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to some but a more honourable kind of temptation than cards and dice; lest many a precious hour be lost in them, that should be employed on much higher matters, and lest many make such knowledge but an unholy, natural, yea, carnal pleasure, as worldlings do the thoughts of their lands and honours; and lest they be the more dangerous, by how much the less suspected; but the best is, it is a pleasure so fenced from the slothful with thorny labour of hard and long studies, that laziness saveth more from it than grace and holy wisdom doth. But doubtless fancy and the natural intellect may with as little sanctity live in the pleasure of reading, knowing, disputing, and writing, as others spend their time at a game at chess or other ingenious sport.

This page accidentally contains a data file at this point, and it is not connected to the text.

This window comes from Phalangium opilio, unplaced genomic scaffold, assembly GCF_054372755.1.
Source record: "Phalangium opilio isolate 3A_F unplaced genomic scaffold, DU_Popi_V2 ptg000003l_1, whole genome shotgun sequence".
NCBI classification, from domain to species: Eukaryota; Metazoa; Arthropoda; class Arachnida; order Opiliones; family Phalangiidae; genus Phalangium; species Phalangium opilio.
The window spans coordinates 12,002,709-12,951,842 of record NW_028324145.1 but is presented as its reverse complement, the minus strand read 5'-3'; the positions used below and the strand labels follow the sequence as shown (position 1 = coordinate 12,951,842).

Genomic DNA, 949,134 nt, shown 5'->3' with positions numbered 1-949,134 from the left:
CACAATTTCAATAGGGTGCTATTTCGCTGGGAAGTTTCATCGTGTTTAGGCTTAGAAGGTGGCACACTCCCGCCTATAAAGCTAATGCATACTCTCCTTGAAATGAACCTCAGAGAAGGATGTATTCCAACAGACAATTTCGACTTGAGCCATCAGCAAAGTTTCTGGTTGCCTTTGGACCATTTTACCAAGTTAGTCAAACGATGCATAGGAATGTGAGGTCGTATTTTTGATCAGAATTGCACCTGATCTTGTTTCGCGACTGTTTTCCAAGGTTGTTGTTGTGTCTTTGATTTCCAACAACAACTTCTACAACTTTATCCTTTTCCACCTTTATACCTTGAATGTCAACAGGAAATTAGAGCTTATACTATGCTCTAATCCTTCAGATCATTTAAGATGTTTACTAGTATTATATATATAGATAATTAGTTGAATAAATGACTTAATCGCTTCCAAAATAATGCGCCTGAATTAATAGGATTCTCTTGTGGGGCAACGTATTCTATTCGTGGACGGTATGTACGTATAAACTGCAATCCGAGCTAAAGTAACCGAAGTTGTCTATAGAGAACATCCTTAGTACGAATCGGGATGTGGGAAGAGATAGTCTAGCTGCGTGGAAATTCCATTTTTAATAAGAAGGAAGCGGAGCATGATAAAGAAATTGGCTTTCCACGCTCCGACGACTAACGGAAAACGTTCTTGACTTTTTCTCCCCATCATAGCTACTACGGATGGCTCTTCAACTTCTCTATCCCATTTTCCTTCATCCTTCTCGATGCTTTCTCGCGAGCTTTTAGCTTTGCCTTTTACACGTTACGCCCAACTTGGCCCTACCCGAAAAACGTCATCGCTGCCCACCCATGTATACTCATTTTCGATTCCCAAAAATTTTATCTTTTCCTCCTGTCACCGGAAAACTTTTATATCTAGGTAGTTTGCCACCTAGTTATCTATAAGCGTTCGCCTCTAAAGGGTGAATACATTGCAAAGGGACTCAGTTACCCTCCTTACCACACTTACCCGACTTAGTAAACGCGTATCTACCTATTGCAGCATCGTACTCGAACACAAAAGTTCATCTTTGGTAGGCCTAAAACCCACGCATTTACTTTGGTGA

For my own part, I know that the knowledge of natural things is valuable, and may be sanctified, much more theological theory; and when it is so, it is of good use and I have little knowledge which I find not some way useful to my highest ends. And if wishing or money would procure more, I would wish and empty my purse for it; but yet, if many score or hundred books which I have read had been all unread, and I had that time now to lay out upon higher things, I should think myself much richer than now I am. And I must earnestly pray, the Lord forgive me the hours that I have spent in reading things less profitable, for the pleasing of a mind that would fain know all, which I should have spent for the increase of holiness in myself and others; and yet I must thankfully acknowledge to God, that from my youth he taught me to begin with things of greatest weight, and to refer most of my other studies thereto, and to spend my days under the motives of necessity and profit to myself, and those with whom I had to do. And I now think better of the course of Paul, that determined to know nothing but a crucified Christ among the Corinthians; that is, so to converse with them as to use and glorying, as if he knew nothing else; and so of the rest of the Apostles and primitive ages. And though I still love